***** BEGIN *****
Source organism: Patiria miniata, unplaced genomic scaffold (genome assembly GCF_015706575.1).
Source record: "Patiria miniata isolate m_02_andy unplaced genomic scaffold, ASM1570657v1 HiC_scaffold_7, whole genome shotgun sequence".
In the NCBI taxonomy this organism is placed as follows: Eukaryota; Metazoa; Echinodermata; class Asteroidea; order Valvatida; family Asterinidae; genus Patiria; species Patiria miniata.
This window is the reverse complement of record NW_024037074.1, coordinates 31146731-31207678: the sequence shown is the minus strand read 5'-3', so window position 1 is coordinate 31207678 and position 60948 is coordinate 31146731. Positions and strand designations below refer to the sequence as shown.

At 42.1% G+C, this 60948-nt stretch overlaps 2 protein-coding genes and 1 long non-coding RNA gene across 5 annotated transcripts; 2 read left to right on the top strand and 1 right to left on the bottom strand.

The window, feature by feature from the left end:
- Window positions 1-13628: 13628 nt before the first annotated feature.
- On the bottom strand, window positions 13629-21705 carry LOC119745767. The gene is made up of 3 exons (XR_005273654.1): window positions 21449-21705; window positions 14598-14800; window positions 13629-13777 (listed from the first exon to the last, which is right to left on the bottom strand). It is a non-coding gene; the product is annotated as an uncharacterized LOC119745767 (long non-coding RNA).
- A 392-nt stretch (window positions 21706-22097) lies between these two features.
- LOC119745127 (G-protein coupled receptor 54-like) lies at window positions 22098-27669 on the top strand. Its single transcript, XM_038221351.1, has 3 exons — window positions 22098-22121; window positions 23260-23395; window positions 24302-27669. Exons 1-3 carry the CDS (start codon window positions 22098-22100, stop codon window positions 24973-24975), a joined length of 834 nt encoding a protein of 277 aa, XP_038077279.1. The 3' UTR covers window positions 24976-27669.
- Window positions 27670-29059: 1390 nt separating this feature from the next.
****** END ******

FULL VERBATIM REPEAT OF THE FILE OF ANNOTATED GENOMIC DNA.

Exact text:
Source organism: Patiria miniata, unplaced genomic scaffold (genome assembly GCF_015706575.1).
Source record: "Patiria miniata isolate m_02_andy unplaced genomic scaffold, ASM1570657v1 HiC_scaffold_7, whole genome shotgun sequence".
In the NCBI taxonomy this organism is placed as follows: Eukaryota; Metazoa; Echinodermata; class Asteroidea; order Valvatida; family Asterinidae; genus Patiria; species Patiria miniata.
This window is the reverse complement of record NW_024037074.1, coordinates 31146731-31207678: the sequence shown is the minus strand read 5'-3', so window position 1 is coordinate 31207678 and position 60948 is coordinate 31146731. Positions and strand designations below refer to the sequence as shown.

At 42.1% G+C, this 60948-nt stretch overlaps 2 protein-coding genes and 1 long non-coding RNA gene across 5 annotated transcripts; 2 read left to right on the top strand and 1 right to left on the bottom strand.

The window, feature by feature from the left end:
- Window positions 1-13628: 13628 nt before the first annotated feature.
- On the bottom strand, window positions 13629-21705 carry LOC119745767. The gene is made up of 3 exons (XR_005273654.1): window positions 21449-21705; window positions 14598-14800; window positions 13629-13777 (listed from the first exon to the last, which is right to left on the bottom strand). It is a non-coding gene; the product is annotated as an uncharacterized LOC119745767 (long non-coding RNA).
- A 392-nt stretch (window positions 21706-22097) lies between these two features.
- LOC119745127 (G-protein coupled receptor 54-like) lies at window positions 22098-27669 on the top strand. Its single transcript, XM_038221351.1, has 3 exons — window positions 22098-22121; window positions 23260-23395; window positions 24302-27669. Exons 1-3 carry the CDS (start codon window positions 22098-22100, stop codon window positions 24973-24975), a joined length of 834 nt encoding a protein of 277 aa, XP_038077279.1. The 3' UTR covers window positions 24976-27669.
- Window positions 27670-29059: 1390 nt separating this feature from the next.